Tuesday, January 24, 2012

Sorry, But You're Over-Qualified

"I'm sorry, but you're over-qualified for this position." The suited man across the table smiled sincerely, then folded my resume and placed it on the other documents at the corner of his desk.

I smiled, trying to break the tension. "Well, I have had over 40 years of experience in the field. That should count as an asset, shouldn't it?"

"We cannot pay you for that experience. It wouldn't be fair to the rest of the staff."

"I will agree with you. But I'm not asking you to pay for my previous experience."

"Sorry. There is nothing I can do."

It wasn't the first time I had heard the phrase "over-qualified." Perhaps that phrase deserves examination.

Scores of retirees and other experienced workers are looking for work. Perhaps they grew bored by retirement and hope to find part-time work. Other workers may have reached the top of their employers' salary limit and became disposable. Thousands of workers with an overabundance of experience are in the job market, encountering situations like this on a daily basis.

What is wrong about being over-qualified?

Say you are a restaurant owner and have thought about adding some nice dinner music for your patrons. You run an ad in the local newspaper seeking a pianist and in response receive several applications. You then ask two finalists to audition.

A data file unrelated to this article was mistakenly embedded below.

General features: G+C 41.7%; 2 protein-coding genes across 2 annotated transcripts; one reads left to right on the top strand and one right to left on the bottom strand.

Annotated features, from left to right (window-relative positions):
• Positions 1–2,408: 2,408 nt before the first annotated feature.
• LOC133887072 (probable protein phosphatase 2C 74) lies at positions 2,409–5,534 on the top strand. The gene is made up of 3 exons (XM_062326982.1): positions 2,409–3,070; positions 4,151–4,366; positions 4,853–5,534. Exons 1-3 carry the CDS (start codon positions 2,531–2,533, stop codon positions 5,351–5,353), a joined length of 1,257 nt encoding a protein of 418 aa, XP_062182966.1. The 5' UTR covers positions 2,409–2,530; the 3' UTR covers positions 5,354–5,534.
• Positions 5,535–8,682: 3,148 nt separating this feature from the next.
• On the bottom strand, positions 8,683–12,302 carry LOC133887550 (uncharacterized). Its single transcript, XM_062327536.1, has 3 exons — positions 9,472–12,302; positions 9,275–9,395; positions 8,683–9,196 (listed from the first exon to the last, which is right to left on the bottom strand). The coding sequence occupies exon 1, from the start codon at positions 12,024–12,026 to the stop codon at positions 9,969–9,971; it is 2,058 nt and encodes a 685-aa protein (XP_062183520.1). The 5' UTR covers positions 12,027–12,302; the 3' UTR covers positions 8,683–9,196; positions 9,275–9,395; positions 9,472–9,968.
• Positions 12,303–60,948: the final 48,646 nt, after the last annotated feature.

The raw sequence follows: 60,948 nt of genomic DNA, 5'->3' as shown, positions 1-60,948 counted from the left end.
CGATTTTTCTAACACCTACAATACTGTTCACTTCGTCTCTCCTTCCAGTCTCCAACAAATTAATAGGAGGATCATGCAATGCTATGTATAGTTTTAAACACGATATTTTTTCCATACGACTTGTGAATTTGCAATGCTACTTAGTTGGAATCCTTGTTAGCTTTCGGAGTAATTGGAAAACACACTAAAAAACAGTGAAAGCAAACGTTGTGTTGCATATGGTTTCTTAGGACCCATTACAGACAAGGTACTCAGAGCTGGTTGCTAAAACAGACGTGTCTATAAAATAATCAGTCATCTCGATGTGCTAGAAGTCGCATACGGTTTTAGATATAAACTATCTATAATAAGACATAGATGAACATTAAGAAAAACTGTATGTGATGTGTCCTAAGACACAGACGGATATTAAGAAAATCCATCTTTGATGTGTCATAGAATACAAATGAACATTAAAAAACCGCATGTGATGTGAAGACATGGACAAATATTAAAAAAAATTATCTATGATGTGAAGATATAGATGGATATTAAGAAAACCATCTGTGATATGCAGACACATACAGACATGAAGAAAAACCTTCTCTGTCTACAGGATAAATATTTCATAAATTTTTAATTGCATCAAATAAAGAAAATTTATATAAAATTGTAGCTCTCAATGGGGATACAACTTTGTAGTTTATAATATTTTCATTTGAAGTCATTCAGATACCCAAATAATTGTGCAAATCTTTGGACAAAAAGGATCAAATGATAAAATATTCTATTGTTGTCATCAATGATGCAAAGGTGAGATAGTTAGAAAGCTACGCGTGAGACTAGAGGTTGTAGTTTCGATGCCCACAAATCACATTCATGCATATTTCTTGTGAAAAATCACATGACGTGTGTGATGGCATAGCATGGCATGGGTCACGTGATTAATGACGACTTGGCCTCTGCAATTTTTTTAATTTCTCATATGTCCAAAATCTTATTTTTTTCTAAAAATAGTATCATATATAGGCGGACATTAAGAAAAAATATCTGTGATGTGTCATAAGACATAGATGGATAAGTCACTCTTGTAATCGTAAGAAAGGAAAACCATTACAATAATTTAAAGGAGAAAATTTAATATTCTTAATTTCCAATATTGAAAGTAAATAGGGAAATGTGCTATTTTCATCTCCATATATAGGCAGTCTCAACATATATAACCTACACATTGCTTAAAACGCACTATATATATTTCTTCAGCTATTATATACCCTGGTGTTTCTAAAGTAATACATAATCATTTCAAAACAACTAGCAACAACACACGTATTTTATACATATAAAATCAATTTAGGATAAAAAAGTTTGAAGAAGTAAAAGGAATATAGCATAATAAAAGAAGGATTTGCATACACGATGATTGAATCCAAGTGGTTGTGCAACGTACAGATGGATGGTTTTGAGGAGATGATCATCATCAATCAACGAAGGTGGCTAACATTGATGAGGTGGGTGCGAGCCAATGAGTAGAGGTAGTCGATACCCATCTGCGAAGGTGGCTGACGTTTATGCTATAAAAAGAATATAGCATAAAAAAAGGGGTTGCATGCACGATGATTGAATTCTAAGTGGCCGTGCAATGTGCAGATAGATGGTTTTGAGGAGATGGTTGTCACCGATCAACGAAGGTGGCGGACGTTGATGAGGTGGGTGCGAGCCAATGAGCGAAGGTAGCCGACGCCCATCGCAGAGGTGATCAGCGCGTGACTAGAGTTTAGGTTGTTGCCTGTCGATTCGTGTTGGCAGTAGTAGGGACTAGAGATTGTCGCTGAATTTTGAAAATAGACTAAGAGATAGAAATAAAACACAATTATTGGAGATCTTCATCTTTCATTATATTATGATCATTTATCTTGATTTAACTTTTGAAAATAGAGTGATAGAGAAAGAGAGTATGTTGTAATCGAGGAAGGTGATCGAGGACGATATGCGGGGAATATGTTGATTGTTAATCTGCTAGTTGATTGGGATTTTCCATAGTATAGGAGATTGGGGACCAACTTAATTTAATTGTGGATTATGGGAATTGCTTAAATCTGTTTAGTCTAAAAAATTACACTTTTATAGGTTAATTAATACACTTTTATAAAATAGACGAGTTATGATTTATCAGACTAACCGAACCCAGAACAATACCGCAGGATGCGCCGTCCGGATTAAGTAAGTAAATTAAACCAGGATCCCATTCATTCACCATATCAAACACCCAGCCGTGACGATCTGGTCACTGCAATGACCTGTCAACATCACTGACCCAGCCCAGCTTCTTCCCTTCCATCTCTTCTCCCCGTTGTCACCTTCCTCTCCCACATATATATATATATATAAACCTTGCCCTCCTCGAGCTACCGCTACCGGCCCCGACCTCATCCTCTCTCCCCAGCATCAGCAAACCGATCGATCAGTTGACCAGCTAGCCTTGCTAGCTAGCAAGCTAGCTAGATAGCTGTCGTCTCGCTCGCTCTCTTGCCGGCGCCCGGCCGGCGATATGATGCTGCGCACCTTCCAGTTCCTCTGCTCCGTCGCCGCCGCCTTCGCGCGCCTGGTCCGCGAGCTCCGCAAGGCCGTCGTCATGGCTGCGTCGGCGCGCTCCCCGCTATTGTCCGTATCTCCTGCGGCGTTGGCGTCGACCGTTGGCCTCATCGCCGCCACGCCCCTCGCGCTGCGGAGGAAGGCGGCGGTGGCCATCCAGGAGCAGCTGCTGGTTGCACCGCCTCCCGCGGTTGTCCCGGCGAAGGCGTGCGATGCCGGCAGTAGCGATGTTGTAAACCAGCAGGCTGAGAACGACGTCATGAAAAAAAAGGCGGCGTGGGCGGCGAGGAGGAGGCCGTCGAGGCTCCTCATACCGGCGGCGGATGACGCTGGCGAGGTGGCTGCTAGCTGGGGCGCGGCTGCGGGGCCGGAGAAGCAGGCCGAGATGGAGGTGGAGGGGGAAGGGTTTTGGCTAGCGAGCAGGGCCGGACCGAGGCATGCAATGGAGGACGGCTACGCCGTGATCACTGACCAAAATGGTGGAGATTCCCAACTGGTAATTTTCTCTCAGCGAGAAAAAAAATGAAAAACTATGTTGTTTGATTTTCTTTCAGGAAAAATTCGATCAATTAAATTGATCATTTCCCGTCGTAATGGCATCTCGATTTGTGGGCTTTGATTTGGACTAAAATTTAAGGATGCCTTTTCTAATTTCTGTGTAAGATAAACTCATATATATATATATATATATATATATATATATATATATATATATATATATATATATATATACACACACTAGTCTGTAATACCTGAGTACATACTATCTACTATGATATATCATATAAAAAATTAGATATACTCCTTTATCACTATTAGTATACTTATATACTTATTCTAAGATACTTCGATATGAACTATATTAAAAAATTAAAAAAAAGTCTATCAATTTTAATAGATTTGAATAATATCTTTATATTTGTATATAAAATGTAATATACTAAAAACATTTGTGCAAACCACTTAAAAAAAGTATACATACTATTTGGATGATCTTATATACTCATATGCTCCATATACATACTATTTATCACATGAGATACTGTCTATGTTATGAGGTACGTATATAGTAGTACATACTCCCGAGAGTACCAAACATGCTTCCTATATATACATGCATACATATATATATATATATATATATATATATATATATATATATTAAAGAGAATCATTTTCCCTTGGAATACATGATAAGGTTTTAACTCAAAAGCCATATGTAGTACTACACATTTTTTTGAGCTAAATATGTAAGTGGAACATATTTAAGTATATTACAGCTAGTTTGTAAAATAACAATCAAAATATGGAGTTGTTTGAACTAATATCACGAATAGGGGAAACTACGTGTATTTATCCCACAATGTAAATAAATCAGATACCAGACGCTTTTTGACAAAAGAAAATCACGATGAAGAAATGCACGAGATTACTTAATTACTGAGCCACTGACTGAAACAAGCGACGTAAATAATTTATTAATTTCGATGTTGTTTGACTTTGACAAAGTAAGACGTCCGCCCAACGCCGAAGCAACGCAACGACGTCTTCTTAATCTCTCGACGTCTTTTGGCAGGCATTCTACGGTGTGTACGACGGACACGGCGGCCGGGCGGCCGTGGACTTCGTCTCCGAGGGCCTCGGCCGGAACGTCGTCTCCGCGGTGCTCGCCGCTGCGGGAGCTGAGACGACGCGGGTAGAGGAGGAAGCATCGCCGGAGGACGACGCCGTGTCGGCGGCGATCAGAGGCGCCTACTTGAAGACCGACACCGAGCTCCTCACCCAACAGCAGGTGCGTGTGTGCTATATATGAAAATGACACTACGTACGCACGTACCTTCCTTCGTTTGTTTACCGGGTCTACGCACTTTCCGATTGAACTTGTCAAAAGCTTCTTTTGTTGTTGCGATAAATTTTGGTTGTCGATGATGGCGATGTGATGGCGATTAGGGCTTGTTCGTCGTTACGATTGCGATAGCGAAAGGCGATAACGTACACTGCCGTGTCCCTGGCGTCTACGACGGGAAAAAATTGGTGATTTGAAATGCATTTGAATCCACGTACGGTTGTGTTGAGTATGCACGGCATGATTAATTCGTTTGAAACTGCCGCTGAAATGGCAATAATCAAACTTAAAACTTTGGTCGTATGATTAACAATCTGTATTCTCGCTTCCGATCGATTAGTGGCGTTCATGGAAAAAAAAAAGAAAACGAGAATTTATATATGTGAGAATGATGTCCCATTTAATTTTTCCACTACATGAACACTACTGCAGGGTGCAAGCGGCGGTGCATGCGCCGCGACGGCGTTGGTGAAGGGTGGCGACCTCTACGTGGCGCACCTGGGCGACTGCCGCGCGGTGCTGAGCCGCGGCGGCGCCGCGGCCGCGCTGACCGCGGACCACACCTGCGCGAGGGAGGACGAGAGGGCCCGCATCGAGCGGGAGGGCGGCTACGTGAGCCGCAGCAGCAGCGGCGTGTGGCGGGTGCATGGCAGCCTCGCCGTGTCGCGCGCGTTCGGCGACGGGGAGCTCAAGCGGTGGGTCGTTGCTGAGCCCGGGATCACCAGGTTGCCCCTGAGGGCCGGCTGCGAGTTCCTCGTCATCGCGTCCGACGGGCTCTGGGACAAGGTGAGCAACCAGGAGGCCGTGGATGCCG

Applicant 1 is young and arrives wearing jeans and a polo-type shirt. He plays well. However, his hygiene is weak. He is wearing large spacers in both earlobes and has visible tattoos on his arms. You try to picture how his performance might be received by diners. Will his appearance alter the type of guests who visit your establishment?

Applicant 2 is also a man, middle-aged with short, stylish graying hair. He arrives in a suit and has brought a prepared resume. His experience includes having played at a local restaurant as well as several years performing as a concert pianist. You ask what took him away from the concert circuit. Applicant 2 replies that he wanted to raise a family and settled down to teach music at a local college. He plays very well but as you are listening, you worry about his expectations. He might think this position is mediocre and will leave when some other opportunity comes along. Perhaps he will think that the salary is inadequate.

So you tell Applicant 2 that he is "over-qualified" and you select Applicant 1. Your business suffers as a result of that choice.

If someone offers you the choice of fine wine served in crystal stemware or a can of beer -- for the same price -- wouldn't it make more sense to take the wine?

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